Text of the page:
Ghazal 222, Verse 1

{222,1}

lab-e ((iis;aa kii junbish kartii hai gahvaarah-junbaanii
qiyaamat kushtah-e la((l-e butaa;N kaa ;xvaab-e sangii;N hai

1) the movement of the lip of Jesus does cradle-rocking

2a) Doomsday is a heavy/stony dream/sleep of those slain by the ruby [lips] of idols
2b) the heavy/stony sleep/dream of those slain by the ruby [lips] of idols is a Doomsday!

Notes:

sangii;N : 'Stony, of stone, made of stone; hard; firm, solid; strong; thick, stout, close-woven; heavy, weighty; grave, serious; severe'. (Platts p.688)

Nazm:

What Doomsday-sleep must those slain by the ruby lips sleep, that far from being made alive by the lip of Jesus, their heedlessness increases, as if the lip of Jesus is for them a cradle-rocking. The cause of similitude is they always call the beloved's lip the 'Messiah'. (251)

== Nazm page 251

Bekhud Dihlavi:

The 'ruby of the idols' is the ruby lips of the idols. He says, what a Doomsday-sleep is the sleep of those slain by the ruby lips of the idols, that even the miracle of the lips of Jesus can't bring them to life! When he says 'Live', then their sleep becomes deeper. (309)

Bekhud Mohani:

Mirza says that for those slain by the lip of the beloved, Doomsday is a deep dream, and the movement of the lips of Jesus is a cradle-rocking; that is, those who die for the lip of the beloved can neither be made to rise on Doomsday, nor brought to life by the lip of Jesus. (456)

FWP:

SETS == SYMMETRY; WORDPLAY
DREAMS: {3,3}
IDOL: {8,1}
QIYAMAT: {10,11}

In Islamic tradition, the movement of the lip of Jesus restores the dead to life. The exact mechanism is that he says appropriate words, and breathes them over the dead person as he speaks them, and the effect is life-giving. (For an extreme example in which the process backfires, see {9,7}.) 'Cradle-rocking' is something that could (just barely imaginably) be done with the breath, and something that is likely to deepen the sleep of the one in the cradle.

Naturally we're eager to hear more about such remarkable behavior on Jesus's part. And naturally, in the mushairah performance environment, we're made to wait as long as is conveniently possible for the second line. But it's a second line worth waiting for. It answers some basic questions-- but only to tantalize us with new ones. The grammatical structure of the line, 'A is B', offers what I call symmetry: it can equally well be read as 'B is A'.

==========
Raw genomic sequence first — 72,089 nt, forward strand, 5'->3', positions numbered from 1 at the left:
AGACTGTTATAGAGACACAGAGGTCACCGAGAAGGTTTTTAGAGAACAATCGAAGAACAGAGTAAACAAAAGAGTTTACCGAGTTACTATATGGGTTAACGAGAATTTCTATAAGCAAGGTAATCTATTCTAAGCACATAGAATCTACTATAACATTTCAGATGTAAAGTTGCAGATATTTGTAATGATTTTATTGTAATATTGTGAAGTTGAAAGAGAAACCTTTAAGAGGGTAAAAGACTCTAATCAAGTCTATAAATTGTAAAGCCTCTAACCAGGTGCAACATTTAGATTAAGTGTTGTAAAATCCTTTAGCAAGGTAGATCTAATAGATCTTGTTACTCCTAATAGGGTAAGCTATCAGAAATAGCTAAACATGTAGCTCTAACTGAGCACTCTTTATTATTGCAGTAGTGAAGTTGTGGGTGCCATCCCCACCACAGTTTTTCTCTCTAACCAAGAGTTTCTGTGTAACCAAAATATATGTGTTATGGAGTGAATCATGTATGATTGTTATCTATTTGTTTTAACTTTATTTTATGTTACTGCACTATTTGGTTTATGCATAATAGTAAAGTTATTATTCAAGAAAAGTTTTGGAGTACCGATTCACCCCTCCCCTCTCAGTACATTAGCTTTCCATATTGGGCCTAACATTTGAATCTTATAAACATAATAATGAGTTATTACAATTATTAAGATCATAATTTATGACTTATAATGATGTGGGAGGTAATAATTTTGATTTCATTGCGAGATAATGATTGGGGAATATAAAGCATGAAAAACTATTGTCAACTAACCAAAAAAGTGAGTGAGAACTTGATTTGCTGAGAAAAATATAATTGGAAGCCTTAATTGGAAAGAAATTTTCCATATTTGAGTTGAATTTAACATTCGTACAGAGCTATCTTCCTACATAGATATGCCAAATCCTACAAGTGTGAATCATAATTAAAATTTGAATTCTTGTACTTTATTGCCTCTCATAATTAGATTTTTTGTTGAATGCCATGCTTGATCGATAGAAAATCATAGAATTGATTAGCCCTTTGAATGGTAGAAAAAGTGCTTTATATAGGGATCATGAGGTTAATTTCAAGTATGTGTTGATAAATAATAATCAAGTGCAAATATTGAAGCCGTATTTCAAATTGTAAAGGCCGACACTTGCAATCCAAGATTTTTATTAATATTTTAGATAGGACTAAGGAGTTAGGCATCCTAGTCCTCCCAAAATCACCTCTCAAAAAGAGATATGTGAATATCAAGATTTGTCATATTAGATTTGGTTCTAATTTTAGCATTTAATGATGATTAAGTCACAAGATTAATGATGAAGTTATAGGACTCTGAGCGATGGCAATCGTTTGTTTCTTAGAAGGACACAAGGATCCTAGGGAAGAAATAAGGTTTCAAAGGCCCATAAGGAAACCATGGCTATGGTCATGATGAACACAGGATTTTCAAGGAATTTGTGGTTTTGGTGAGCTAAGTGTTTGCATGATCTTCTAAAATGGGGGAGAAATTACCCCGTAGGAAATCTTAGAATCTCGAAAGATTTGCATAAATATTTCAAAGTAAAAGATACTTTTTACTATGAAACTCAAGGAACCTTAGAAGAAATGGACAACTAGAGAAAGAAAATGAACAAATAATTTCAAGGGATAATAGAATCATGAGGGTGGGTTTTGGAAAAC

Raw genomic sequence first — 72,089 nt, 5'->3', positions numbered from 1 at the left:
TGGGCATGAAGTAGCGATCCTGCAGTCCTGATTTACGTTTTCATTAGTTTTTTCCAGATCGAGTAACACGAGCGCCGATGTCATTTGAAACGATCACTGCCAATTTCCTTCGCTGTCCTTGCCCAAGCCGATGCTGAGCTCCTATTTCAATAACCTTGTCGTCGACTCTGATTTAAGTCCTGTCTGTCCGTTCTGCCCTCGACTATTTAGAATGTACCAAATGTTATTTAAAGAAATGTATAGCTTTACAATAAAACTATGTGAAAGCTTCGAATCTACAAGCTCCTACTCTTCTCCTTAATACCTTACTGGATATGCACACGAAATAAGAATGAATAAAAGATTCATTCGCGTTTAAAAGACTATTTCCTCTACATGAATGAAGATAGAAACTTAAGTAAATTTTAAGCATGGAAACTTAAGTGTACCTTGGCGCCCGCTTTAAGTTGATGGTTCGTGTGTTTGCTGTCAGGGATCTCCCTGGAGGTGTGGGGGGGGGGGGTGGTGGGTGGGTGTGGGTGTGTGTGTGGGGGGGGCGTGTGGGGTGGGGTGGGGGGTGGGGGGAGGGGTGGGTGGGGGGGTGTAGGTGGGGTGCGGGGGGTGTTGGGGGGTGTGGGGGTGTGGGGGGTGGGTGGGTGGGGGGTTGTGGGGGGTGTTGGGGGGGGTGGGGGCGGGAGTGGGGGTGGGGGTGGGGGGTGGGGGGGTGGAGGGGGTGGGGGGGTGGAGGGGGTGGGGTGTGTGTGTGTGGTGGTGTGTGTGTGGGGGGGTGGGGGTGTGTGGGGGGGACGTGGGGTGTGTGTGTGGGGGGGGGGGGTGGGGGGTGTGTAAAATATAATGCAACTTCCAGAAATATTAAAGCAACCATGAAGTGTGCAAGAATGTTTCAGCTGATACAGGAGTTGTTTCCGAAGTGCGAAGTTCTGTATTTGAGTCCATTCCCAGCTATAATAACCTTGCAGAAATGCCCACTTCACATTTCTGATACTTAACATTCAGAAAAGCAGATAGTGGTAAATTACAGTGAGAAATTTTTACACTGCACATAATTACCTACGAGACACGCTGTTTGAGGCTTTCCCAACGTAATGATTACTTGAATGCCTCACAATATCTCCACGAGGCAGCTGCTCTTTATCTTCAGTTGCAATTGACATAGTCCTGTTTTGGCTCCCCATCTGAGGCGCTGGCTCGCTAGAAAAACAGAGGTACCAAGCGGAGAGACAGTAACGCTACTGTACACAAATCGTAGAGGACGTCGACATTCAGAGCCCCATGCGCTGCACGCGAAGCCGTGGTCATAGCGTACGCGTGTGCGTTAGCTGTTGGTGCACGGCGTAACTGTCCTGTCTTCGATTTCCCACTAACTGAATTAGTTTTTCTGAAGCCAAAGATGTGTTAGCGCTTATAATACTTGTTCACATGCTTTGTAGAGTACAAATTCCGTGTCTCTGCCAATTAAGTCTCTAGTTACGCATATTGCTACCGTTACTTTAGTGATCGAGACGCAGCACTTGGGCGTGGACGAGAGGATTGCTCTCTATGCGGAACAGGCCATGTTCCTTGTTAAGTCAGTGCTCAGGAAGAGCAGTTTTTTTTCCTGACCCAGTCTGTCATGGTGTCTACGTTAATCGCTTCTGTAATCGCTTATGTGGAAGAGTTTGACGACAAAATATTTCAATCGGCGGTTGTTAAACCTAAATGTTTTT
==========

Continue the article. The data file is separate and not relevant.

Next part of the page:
In this case, the 'B is A' meaning (2b) is exclamatory: the sleep of those slain by idols' lips is, metaphorically, a 'Doomsday'-- it's a disaster, a phenomenon, an awe-inspiring thing! As the commentators observe, the dead lovers' sleep is so deep that even the revivifying breath of Jesus not only can't wake them, but actually 'rocks the cradle' for them and deepens their sleep. Does Jesus try to waken them, and is he then surprised to find that he's failed? Or does he recognize that for some reason they have a special need of, or claim to, sleep-- so that he deliberately deepens their slumber? The speculation here is entirely up to us.

But it's the 'A is B' meaning that's irresistibly Ghalibian. In a milder sense it can of course mean that those slain by the idols' ruby lips simply sleep through the cataclysm of Doomsday: while everybody else 'arises' (the root of qiyaamat ) when summoned, these particular sleepers perhaps experience merely a confused and passing dream. But in a more radical sense it can mean that Doomsday itself is nothing but a dream or vision experienced by them. They are engaged in a deeper and more powerful 'passion play', in which they have been slain by the ruby lips of idols-- compared to the meaningfulness and potency of that experience, how significant can the lips of Jesus be, or even Doomsday itself? The breath of Jesus is reduced to a mere cradle-rocking breeze, and Doomsday itself to a mere dream or vision. (And the rest of us are then merely dream-figures in the mystical drama of these cosmically powerful lovers.)

There's also wonderful word- and meaning-play. Jesus as a Prophet in the first line is juxtaposed to the 'idols' in the second line. Both have lips of great power: Jesus has his revivifying lips, while the idols have killing lips. But it's not necessarily a direct face-off (sorry, sorry!) that the idols win, for it's possible that Jesus rocks the lovers' cradle deliberately, for reasons of his own. In addition, the idols have 'ruby' lips made of hard red gemstone, like petrified blood, and the sleep of those slain by them is heavy, or literally 'stony'. The idols' ruby lips raise another question: are the lovers slain by the beauty of the lips themselves, or by the cruel, deadly words that emerge from them?

This is the kind of verse for which I love Ghalib so much. The first line is so arresting, so striking-- and yet, when you think about it, both so meaningful and so complex. Then the second line brings in possibilities that surround it and give it shape, while not only not resolving, but actually enhancing, its complexities. An excellent verse for comparison is the perhaps even more brilliant {61,7}.